How I prepared for The Richell Prize

7:29 AM

I've been chatting with some online writing peeps about The Richell Prize, one of the most generous literary prizes for emerging authors, and there's been some interest how I prepared my submission.

Now even though I won second prize which earned me a twelve month mentorship with Hachette Australia, the way I prepared my submission might be completely different to the way you like to work so please, for the love of literature, don't take this as any kind of definitive guide. Take the bits that resonate with you and ditch anything you think is utter codswallop. Cos I'm sure it could be done better (hey Sam Coley tell us all the secrets of your winning ways! Speaking of Sam, you should definitely follow him on Twitter because his book is going to be something special.)

Okay, onto my process . . .

1. I listened to this

In this podcast, Hachette editor Robert Watkins interviews Sally Abbott and Brodie Lancaster who were winner and runner-up of the 2015 Prize. This is an hour of absolute gold - brilliant advice on what the judges are looking for plus excellent insights from Sally and Brodie on how they prepared for The Prize (and look, both of them got published so they know something about nailing this prize business!)

2. I followed these rules

As with a submission to any publisher or agent there are rules that need to be followed. Read through the submission guidelines here and follow them to the absolute letter. There's no point writing something brilliant and then killing your chances because you failed to deliver something essential for the submission. For example, here's a little bit of the fine print that might go unnoticed . . .

Please ensure you submit your sample chapters and synopsis as one single file, with the manuscript title as the file name.

See that bit about 'one single file' and the bit about calling the file the name of your title? Do that.

3. I wrote MY best three chapters

This is where the juggling act starts - pouring out the story you're passionate about whilst applying a few rules of writing craft, all without overthinking the whole damn thing and getting yourself tied up in knots.

I had written my entire manuscript so the story was all poured out on the page. But it was really important that I plucked the right first, second and third chapter, then polish them till they were the best I could produce by following a few writing craft rules. I was mainly looking for scenes that introduced the characters and conflict. Something had to happen. I wanted my readers relating to the characters emotionally and wanting to know what happens after the chapter ends. Needless to say there was plenty of darling killing, mainly backstory.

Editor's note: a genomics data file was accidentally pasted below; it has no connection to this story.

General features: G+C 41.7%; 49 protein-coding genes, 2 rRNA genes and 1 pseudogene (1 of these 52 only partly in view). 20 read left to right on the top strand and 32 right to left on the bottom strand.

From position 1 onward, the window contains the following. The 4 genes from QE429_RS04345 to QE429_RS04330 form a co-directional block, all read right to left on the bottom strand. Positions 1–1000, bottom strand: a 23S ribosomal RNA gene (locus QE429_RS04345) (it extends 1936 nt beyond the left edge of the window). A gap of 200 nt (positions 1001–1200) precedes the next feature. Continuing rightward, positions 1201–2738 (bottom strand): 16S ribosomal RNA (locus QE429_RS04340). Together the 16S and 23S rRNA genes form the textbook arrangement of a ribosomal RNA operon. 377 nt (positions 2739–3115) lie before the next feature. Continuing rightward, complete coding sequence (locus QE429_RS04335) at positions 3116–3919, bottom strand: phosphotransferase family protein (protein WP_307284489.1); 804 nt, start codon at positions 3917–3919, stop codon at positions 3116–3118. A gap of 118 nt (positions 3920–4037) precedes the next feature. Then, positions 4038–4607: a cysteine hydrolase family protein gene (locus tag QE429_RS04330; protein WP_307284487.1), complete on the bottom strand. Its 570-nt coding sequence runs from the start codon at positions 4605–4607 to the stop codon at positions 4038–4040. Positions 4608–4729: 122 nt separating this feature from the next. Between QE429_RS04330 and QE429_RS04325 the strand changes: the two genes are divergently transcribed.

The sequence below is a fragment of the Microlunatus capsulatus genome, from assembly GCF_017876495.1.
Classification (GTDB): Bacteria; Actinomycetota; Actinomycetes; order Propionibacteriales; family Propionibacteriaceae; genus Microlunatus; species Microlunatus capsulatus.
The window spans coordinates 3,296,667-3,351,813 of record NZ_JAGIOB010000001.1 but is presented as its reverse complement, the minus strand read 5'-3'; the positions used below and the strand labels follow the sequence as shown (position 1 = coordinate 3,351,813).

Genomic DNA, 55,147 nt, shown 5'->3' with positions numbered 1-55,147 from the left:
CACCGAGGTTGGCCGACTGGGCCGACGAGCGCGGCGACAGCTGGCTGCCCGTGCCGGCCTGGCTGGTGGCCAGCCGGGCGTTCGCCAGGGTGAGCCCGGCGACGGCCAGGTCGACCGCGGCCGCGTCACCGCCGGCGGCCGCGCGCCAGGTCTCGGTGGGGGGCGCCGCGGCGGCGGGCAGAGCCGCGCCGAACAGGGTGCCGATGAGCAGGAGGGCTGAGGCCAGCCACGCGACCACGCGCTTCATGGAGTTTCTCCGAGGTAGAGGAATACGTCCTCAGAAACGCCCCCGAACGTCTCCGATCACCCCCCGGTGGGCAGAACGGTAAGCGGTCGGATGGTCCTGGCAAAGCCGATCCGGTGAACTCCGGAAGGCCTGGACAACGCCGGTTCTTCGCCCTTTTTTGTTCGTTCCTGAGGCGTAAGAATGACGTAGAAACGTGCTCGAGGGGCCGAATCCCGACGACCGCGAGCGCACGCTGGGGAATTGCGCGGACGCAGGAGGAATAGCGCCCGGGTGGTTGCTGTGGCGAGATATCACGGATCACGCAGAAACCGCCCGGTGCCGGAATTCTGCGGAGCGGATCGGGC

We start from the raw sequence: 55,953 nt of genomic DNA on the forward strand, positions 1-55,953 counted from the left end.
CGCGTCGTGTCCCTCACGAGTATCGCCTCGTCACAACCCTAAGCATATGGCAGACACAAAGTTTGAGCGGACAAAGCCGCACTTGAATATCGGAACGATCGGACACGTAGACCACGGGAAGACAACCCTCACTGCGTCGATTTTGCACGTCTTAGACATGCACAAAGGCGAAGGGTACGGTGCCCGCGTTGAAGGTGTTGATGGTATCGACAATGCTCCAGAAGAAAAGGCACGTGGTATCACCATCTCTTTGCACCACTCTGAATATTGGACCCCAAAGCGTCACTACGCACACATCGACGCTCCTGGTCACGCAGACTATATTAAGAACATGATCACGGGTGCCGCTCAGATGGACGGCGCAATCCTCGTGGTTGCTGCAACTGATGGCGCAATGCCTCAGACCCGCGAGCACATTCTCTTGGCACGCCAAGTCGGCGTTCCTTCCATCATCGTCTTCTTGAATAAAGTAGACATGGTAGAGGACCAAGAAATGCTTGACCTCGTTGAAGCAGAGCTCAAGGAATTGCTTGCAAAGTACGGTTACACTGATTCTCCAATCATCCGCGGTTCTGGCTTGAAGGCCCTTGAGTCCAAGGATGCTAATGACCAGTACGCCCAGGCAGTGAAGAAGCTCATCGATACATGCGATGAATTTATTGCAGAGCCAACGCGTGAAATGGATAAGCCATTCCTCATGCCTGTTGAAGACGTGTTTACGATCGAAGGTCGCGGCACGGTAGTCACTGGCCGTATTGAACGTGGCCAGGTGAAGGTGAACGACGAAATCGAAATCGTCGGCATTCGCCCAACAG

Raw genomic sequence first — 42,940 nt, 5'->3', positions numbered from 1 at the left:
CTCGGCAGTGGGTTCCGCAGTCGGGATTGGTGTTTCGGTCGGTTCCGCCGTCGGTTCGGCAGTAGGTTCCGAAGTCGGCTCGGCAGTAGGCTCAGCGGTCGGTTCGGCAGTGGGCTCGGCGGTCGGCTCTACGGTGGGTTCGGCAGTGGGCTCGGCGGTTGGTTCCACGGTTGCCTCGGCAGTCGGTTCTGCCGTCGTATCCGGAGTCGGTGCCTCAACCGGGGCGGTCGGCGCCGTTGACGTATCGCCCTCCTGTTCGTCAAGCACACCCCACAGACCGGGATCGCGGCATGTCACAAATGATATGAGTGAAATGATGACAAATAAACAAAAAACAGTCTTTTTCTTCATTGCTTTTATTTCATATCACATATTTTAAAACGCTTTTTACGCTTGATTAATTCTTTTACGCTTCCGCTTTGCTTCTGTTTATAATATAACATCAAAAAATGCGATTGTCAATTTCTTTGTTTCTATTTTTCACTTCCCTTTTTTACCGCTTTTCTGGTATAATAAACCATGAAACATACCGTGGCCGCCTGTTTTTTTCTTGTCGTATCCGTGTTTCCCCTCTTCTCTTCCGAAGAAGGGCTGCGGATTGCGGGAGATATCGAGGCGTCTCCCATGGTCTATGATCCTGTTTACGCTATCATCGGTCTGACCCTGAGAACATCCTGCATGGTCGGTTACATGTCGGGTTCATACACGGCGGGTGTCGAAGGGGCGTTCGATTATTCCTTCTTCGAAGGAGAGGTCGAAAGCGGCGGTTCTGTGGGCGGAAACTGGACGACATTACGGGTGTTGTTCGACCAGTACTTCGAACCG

These are two resources that helped me decide which chapters ticked the right boxes as openers:

8 Ways to Write a 5-Star Chapter One by Elizabeth Sims

How to Write the Beginning of a Book: 10 Things Your Beginning Should Do by Natasha Lester

I also spent a few hours line editing those three chapters. I call it getting rid of the pests - removing passive language, adverbs, redundancies and those words we love so much we use them far too often (my characters do a little too much 'wondering.') You can find some tips for line editing as well as some useful links on editing in this post.

4. I wrote the dreaded synopsis

I have a confession . . . I didn't find the synopsis too hard to write, probably because I'd already completed the manuscript and knew what was going to happen.

Still, I had an inkling that a synopsis shouldn't be all 'This happened, and then that happened and they all lived happily ever after.'

The following two articles helped me learn what to put in (and more importantly what to leave out) and the importance of using 'voice' in the synopsis. I had to tell an engaging short story about my novel.

One other thing I learned - you need to tell everything in the synopsis. It's not a teaser or a blurb. They want to know how your masterpiece ends so don't forget to do the big reveal at the end.